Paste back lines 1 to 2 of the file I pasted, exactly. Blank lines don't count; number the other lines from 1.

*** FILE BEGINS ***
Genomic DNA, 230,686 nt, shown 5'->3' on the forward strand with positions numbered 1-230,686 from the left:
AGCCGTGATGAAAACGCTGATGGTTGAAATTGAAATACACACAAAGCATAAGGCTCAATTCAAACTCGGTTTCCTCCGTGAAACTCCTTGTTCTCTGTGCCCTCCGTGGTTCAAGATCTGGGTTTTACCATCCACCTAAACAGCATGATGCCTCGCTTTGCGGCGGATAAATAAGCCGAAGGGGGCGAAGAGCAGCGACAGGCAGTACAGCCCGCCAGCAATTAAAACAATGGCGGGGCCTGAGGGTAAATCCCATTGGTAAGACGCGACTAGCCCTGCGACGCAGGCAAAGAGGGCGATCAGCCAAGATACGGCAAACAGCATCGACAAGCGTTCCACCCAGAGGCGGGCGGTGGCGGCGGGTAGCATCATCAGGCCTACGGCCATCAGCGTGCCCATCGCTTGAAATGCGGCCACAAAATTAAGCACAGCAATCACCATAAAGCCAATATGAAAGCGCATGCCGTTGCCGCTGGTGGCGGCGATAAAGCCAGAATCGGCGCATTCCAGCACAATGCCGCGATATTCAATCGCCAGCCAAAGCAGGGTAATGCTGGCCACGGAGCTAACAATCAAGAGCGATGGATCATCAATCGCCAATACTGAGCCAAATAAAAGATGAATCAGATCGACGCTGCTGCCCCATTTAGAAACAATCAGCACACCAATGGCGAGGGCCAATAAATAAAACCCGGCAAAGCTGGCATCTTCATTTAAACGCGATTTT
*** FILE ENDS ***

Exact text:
Genomic DNA, 230,686 nt, shown 5'->3' on the forward strand with positions numbered 1-230,686 from the left:
AGCCGTGATGAAAACGCTGATGGTTGAAATTGAAATACACACAAAGCATAAGGCTCAATTCAAACTCGGTTTCCTCCGTGAAACTCCTTGTTCTCTGTGCCCTCCGTGGTTCAAGATCTGGGTTTTACCATCCACCTAAACAGCATGATGCCTCGCTTTGCGGCGGATAAATAAGCCGAAGGGGGCGAAGAGCAGCGACAGGCAGTACAGCCCGCCAGCAATTAAAACAATGGCGGGGCCTGAGGGTAAATCCCATTGGTAAGACGCGACTAGCCCTGCGACGCAGGCAAAGAGGGCGATCAGCCAAGATACGGCAAACAGCATCGACAAGCGTTCCACCCAGAGGCGGGCGGTGGCGGCGGGTAGCATCATCAGGCCTACGGCCATCAGCGTGCCCATCGCTTGAAATGCGGCCACAAAATTAAGCACAGCAATCACCATAAAGCCAATATGAAAGCGCATGCCGTTGCCGCTGGTGGCGGCGATAAAGCCAGAATCGGCGCATTCCAGCACAATGCCGCGATATTCAATCGCCAGCCAAAGCAGGGTAATGCTGGCCACGGAGCTAACAATCAAGAGCGATGGATCATCAATCGCCAATACTGAGCCAAATAAAAGATGAATCAGATCGACGCTGCTGCCCCATTTAGAAACAATCAGCACACCAATGGCGAGGGCCAATAAATAAAACCCGGCAAAGCTGGCATCTTCATTTAAACGCGATTTT